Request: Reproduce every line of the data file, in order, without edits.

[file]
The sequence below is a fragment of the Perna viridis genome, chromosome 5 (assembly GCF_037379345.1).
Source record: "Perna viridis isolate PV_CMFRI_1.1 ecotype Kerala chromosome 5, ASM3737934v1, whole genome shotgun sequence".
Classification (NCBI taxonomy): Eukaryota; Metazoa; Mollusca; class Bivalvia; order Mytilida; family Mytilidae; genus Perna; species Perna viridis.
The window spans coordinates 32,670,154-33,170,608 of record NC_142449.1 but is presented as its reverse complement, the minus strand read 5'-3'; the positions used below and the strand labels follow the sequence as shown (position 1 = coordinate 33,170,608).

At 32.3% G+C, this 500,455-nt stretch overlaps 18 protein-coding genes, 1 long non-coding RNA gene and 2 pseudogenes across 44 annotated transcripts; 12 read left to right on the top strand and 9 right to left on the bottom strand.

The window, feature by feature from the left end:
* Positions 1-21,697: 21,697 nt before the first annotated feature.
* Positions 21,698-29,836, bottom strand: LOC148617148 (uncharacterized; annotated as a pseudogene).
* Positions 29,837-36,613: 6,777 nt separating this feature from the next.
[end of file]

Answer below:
The sequence below is a fragment of the Perna viridis genome, chromosome 5 (assembly GCF_037379345.1).
Source record: "Perna viridis isolate PV_CMFRI_1.1 ecotype Kerala chromosome 5, ASM3737934v1, whole genome shotgun sequence".
Classification (NCBI taxonomy): Eukaryota; Metazoa; Mollusca; class Bivalvia; order Mytilida; family Mytilidae; genus Perna; species Perna viridis.
The window spans coordinates 32,670,154-33,170,608 of record NC_142449.1 but is presented as its reverse complement, the minus strand read 5'-3'; the positions used below and the strand labels follow the sequence as shown (position 1 = coordinate 33,170,608).

At 32.3% G+C, this 500,455-nt stretch overlaps 18 protein-coding genes, 1 long non-coding RNA gene and 2 pseudogenes across 44 annotated transcripts; 12 read left to right on the top strand and 9 right to left on the bottom strand.

The window, feature by feature from the left end:
* Positions 1-21,697: 21,697 nt before the first annotated feature.
* Positions 21,698-29,836, bottom strand: LOC148617148 (uncharacterized; annotated as a pseudogene).
* Positions 29,837-36,613: 6,777 nt separating this feature from the next.